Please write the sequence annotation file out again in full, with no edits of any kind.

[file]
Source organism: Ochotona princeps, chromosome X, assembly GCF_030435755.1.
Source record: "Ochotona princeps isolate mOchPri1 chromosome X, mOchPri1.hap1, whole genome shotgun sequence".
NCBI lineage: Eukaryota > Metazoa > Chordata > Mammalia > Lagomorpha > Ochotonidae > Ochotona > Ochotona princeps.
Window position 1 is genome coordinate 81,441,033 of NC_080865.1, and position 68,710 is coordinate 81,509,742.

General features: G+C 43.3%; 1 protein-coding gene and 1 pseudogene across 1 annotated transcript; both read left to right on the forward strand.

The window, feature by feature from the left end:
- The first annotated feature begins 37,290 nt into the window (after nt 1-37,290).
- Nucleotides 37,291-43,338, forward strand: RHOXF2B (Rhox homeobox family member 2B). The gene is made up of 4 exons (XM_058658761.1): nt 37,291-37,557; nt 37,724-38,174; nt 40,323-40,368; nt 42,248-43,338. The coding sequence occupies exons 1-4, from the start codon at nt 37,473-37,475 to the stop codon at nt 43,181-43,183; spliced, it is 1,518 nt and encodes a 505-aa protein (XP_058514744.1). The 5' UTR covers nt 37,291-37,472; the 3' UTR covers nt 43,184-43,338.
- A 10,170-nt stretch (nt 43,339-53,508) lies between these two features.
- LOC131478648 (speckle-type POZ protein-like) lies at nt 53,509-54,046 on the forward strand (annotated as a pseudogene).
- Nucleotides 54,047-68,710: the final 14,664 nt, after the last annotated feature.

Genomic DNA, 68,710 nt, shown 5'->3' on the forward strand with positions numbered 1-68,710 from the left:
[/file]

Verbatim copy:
Source organism: Ochotona princeps, chromosome X, assembly GCF_030435755.1.
Source record: "Ochotona princeps isolate mOchPri1 chromosome X, mOchPri1.hap1, whole genome shotgun sequence".
NCBI lineage: Eukaryota > Metazoa > Chordata > Mammalia > Lagomorpha > Ochotonidae > Ochotona > Ochotona princeps.
Window position 1 is genome coordinate 81,441,033 of NC_080865.1, and position 68,710 is coordinate 81,509,742.

General features: G+C 43.3%; 1 protein-coding gene and 1 pseudogene across 1 annotated transcript; both read left to right on the forward strand.

The window, feature by feature from the left end:
- The first annotated feature begins 37,290 nt into the window (after nt 1-37,290).
- Nucleotides 37,291-43,338, forward strand: RHOXF2B (Rhox homeobox family member 2B). The gene is made up of 4 exons (XM_058658761.1): nt 37,291-37,557; nt 37,724-38,174; nt 40,323-40,368; nt 42,248-43,338. The coding sequence occupies exons 1-4, from the start codon at nt 37,473-37,475 to the stop codon at nt 43,181-43,183; spliced, it is 1,518 nt and encodes a 505-aa protein (XP_058514744.1). The 5' UTR covers nt 37,291-37,472; the 3' UTR covers nt 43,184-43,338.
- A 10,170-nt stretch (nt 43,339-53,508) lies between these two features.
- LOC131478648 (speckle-type POZ protein-like) lies at nt 53,509-54,046 on the forward strand (annotated as a pseudogene).
- Nucleotides 54,047-68,710: the final 14,664 nt, after the last annotated feature.

Genomic DNA, 68,710 nt, shown 5'->3' on the forward strand with positions numbered 1-68,710 from the left: